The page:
• Branch Integrated Infrastructure Coordination;
  • Branch Freight Logistics and Corridor Development; and
  • Branch Public Transport.

The Railway Safety Regulator was established to oversee safety in the railway transport industry.

2005 - Establishment of the Road Traffic Management Corporation

The Road Traffic Management Corporation (RTMC) was established in terms of Section 3 of the Road Traffic Management Corporation (RTMC) Act, No. 20 of 1999, and commenced with the preparation of a Business Plan and Strategy for its operationalisation in April 2005.

2006 - Re-aligned Structure

The Minister of Transport approved a re-aligned structure on 16 May 2006 which was to be implemented in phases over three years. The re-aligned structure expanded the Department's establishment from 551 to 1021 posts in the various key areas. In Phase I, the establishment of the Department was expanded with 98 posts. Treasury approved partial funding for the new structure, which amounted to R20 million. An additional R9 million was appropriated through a re-prioritising exercise of the budget. Phase I was rolled out from June 2006. The objective of Phase I was to establish key management positions to initiate the focus areas as set out above. Phase II allowed the department to activate additional posts and the total number of posts in the Department stood on 671 activated posts. Some of the posts remained un-activated due to a lack of funds.

2007 - Ports Regulator

A new agency was added to the Department's stable in the form of the Ports Regulator of South Africa which was established under the provisions of the National Ports Act, 2005. Under this Act, the main functions of the Ports Regulator are to:

  • Exercise economic regulation of the ports system in line with government's strategic objectives;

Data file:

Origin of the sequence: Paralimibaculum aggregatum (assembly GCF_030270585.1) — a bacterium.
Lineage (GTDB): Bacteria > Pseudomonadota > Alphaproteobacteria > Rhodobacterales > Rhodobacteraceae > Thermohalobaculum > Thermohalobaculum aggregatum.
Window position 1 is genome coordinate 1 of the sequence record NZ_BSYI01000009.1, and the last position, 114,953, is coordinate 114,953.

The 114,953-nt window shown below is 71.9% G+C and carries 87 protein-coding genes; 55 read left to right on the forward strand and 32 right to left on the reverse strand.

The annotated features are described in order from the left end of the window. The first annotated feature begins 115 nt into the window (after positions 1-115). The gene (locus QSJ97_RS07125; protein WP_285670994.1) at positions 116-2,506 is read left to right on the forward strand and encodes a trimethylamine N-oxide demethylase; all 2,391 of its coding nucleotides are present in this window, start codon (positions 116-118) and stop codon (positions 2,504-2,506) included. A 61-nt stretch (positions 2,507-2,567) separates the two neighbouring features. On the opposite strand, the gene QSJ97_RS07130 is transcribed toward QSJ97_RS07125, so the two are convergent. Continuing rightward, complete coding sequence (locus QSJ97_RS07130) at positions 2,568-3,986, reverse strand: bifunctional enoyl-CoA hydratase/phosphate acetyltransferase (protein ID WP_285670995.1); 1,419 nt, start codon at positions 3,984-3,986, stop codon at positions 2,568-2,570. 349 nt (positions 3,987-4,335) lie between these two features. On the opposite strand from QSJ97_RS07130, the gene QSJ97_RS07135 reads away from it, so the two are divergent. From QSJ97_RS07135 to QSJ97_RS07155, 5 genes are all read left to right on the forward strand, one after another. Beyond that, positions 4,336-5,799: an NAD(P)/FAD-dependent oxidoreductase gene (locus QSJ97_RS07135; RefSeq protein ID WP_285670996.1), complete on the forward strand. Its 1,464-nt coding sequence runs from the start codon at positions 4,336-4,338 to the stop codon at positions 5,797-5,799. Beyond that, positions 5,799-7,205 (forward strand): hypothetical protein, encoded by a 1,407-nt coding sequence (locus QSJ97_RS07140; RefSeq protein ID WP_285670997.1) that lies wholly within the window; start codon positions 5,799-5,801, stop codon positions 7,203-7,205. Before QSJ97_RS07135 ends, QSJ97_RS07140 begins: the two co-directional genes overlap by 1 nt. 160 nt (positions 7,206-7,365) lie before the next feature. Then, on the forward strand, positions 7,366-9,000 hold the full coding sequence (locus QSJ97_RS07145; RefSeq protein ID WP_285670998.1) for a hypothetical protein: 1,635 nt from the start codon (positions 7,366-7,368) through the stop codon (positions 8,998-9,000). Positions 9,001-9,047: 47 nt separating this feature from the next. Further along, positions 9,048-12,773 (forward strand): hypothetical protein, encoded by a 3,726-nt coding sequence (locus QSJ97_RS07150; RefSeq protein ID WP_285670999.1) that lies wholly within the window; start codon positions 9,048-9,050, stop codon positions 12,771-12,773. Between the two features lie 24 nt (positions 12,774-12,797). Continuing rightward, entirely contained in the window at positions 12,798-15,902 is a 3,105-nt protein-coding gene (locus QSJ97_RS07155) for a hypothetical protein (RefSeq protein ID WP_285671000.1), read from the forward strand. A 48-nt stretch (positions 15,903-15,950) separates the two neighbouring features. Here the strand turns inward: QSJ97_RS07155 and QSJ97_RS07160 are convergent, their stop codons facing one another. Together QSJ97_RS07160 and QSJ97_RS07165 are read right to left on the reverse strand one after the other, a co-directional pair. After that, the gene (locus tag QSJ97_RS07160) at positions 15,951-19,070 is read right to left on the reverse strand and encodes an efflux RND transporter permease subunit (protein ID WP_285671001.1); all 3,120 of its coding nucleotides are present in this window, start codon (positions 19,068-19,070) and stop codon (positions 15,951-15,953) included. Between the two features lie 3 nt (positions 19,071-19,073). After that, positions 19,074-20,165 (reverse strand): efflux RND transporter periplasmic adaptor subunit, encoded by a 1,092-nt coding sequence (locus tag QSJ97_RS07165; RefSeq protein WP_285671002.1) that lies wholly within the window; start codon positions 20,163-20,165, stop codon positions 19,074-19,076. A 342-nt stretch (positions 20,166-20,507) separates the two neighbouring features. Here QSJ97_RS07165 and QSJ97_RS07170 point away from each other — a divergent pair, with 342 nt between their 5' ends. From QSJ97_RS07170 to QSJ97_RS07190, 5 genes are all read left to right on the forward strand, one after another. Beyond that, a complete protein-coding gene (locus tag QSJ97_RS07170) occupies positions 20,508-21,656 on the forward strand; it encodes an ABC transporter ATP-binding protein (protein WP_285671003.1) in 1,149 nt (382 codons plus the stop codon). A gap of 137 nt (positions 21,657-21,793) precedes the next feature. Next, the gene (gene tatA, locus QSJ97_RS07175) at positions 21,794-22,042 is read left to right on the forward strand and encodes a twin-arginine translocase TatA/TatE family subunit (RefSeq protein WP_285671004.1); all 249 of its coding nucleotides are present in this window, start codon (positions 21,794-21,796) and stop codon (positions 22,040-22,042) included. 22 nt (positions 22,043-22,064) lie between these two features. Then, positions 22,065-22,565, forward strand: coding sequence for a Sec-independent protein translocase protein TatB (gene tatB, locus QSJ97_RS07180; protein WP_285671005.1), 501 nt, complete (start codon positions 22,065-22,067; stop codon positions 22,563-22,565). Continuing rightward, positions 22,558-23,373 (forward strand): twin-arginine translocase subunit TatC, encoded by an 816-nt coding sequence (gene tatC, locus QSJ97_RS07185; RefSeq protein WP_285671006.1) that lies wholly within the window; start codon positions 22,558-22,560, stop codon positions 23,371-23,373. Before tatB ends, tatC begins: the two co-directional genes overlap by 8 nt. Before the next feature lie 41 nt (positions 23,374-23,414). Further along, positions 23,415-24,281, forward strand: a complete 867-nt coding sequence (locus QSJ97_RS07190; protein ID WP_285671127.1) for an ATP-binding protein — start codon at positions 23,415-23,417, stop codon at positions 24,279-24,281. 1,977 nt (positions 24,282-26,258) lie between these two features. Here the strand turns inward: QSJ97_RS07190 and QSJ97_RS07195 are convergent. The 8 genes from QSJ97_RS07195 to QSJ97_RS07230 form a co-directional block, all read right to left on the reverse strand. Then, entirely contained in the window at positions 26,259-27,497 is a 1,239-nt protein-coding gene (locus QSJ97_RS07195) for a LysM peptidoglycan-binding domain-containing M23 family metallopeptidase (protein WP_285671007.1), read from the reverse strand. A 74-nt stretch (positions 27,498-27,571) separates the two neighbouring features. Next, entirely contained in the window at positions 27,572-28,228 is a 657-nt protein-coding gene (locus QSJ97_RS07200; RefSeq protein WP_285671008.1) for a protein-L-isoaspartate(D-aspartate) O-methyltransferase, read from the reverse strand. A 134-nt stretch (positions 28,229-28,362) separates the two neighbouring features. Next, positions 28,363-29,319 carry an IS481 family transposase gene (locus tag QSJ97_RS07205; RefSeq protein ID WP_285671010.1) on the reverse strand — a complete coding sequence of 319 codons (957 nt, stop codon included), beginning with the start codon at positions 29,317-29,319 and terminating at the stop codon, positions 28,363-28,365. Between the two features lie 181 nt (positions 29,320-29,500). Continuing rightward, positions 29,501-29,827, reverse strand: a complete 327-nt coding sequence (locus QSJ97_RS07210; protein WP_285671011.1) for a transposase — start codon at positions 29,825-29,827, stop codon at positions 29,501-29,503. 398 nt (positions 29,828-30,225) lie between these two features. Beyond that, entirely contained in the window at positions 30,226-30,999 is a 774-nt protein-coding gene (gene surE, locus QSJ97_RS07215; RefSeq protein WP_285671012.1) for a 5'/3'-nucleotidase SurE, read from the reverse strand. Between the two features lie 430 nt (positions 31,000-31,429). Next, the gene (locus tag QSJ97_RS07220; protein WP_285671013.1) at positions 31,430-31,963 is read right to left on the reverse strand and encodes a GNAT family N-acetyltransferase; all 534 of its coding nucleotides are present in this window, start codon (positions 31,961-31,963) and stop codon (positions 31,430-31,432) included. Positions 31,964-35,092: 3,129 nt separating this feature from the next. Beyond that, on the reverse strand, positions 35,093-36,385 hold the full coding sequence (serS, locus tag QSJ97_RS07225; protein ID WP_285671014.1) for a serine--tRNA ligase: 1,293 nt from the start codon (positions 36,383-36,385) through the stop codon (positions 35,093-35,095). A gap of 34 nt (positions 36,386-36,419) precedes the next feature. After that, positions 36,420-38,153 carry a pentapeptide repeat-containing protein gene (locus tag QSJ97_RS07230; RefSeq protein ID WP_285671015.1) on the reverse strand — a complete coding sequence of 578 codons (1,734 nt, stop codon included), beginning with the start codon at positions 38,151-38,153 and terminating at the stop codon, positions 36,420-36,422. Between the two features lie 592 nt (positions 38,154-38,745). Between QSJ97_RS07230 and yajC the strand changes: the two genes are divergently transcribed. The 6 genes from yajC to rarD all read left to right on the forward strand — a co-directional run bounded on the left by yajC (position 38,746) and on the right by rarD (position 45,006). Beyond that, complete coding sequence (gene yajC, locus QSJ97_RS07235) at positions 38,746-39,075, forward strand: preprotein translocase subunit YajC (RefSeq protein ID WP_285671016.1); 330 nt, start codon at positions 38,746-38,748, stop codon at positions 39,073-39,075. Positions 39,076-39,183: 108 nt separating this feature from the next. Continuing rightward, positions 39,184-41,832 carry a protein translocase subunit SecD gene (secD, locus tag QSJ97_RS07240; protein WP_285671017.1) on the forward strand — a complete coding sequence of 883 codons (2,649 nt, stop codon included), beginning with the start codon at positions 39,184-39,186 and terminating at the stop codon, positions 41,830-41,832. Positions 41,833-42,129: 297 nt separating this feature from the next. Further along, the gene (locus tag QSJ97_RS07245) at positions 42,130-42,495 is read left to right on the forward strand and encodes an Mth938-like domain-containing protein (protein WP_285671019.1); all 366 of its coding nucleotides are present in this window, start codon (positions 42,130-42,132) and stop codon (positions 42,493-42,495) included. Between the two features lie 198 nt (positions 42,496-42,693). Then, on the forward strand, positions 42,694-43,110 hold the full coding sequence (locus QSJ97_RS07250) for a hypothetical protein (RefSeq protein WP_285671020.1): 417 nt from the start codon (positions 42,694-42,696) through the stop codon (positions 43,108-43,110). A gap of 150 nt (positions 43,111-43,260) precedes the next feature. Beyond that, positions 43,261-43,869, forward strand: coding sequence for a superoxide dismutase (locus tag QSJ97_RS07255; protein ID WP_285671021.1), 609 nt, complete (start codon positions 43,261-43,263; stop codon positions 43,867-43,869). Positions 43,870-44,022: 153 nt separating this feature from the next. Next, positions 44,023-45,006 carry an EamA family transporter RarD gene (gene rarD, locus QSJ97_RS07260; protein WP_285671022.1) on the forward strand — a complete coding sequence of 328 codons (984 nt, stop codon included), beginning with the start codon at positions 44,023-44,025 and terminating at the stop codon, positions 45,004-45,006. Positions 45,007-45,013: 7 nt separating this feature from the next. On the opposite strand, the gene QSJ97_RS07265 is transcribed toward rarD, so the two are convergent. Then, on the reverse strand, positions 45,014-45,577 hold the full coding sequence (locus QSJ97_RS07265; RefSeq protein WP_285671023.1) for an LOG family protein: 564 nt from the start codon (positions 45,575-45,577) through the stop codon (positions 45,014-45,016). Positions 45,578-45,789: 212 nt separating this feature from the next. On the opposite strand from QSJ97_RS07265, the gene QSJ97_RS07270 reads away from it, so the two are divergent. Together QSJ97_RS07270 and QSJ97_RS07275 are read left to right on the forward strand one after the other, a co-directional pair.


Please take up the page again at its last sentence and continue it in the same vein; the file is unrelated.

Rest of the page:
• Promote equity of access to ports and to facilities and services provided in ports;
  • Monitor the activities of the National Ports Authority to ensure that it performs its functions in accordance with this Act; and
  • Process complaints and appeals under the Ports Act.

2009-2011 New Service Delivery Model

Department restructured to a new service delivery model changing to the four modes of transport with the focus on Policy, Strategy and Regulation, Industry and Infrastructure Development and Safety, Security and Environment. The structure also includes Public Transport, Integrated Transport Planning for Coordination between the 4 modes of transport and the Transport Information Systems to provide effective ICT for the Department and supporting Agencies. The Agencies still the main deliverer of transport operations. The number of Transport Agencies has grown from the original 6 to 13.

They are as follows:

  • Airports Company of South Africa;
  • Air Traffic and Navigation Services;
  • South African National Roads Agency Limited;
  • South African Civil Aviation Agency;
  • South African Maritime Safety Agency;
  • Cross Border Road Transport Agency;
  • Rail Safety Regulator;
  • Road Traffic Management Corporation;
  • PRASA Passenger Rail Agency of South Africa;
  • Ports Regulator;
  • Road Traffic Infringement Agency; and
  • AARTO Administrative Adjudication of Road Traffic Offences.

The Department is also endeavouring to reduce the number of contractors as per Treasury instructions.

The Implementation of the new structure started in 2012 but due to a lack of sufficient funds certain areas are still being phased in and will continue until 2016.

2013-2014

Additional funds have been provided by National Treasury to improve staff compliments in critical areas e.g. Public Entity Oversight, Internal Audit and Supply Chain Management. The current number of approved posts on the structure stands on 852 posts. The National Public Transport Regulator's Board was approved by Cabinet and members of the Board will start to perform the functions relating to the Act. The functions include issuing operating licences for tourist transport and intern provincial transport.

Road Transport is developing capacity for infrastructure by introducing candidate engineering posts to manage the infrastructure planning and deal with the grants which are allocated to the provinces and the municipalities. The most effective way to monitor the grants is to allocate an engineer to each province to "follow the money" and to ensure effective project management of road re-habilitation projects.